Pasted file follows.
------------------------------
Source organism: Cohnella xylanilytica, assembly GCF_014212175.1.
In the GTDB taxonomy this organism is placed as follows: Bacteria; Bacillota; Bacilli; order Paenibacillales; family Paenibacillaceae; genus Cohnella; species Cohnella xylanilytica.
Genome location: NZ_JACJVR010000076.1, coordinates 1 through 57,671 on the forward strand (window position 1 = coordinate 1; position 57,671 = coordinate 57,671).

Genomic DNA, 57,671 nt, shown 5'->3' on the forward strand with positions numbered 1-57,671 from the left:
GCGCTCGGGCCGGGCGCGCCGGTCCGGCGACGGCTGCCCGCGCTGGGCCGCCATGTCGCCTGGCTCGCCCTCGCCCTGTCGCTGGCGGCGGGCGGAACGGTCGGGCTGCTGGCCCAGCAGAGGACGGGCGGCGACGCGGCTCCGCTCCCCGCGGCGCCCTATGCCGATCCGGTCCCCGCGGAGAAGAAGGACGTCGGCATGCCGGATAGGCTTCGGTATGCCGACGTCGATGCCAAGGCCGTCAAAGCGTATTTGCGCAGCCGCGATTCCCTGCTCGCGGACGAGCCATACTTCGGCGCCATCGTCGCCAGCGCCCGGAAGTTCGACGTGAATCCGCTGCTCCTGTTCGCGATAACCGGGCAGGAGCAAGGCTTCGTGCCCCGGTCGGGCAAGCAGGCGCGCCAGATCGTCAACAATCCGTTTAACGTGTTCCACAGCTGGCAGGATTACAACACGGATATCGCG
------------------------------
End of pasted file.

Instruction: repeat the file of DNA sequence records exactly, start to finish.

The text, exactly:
Source organism: Cohnella xylanilytica, assembly GCF_014212175.1.
In the GTDB taxonomy this organism is placed as follows: Bacteria; Bacillota; Bacilli; order Paenibacillales; family Paenibacillaceae; genus Cohnella; species Cohnella xylanilytica.
Genome location: NZ_JACJVR010000076.1, coordinates 1 through 57,671 on the forward strand (window position 1 = coordinate 1; position 57,671 = coordinate 57,671).

Genomic DNA, 57,671 nt, shown 5'->3' on the forward strand with positions numbered 1-57,671 from the left:
GCGCTCGGGCCGGGCGCGCCGGTCCGGCGACGGCTGCCCGCGCTGGGCCGCCATGTCGCCTGGCTCGCCCTCGCCCTGTCGCTGGCGGCGGGCGGAACGGTCGGGCTGCTGGCCCAGCAGAGGACGGGCGGCGACGCGGCTCCGCTCCCCGCGGCGCCCTATGCCGATCCGGTCCCCGCGGAGAAGAAGGACGTCGGCATGCCGGATAGGCTTCGGTATGCCGACGTCGATGCCAAGGCCGTCAAAGCGTATTTGCGCAGCCGCGATTCCCTGCTCGCGGACGAGCCATACTTCGGCGCCATCGTCGCCAGCGCCCGGAAGTTCGACGTGAATCCGCTGCTCCTGTTCGCGATAACCGGGCAGGAGCAAGGCTTCGTGCCCCGGTCGGGCAAGCAGGCGCGCCAGATCGTCAACAATCCGTTTAACGTGTTCCACAGCTGGCAGGATTACAACACGGATATCGCG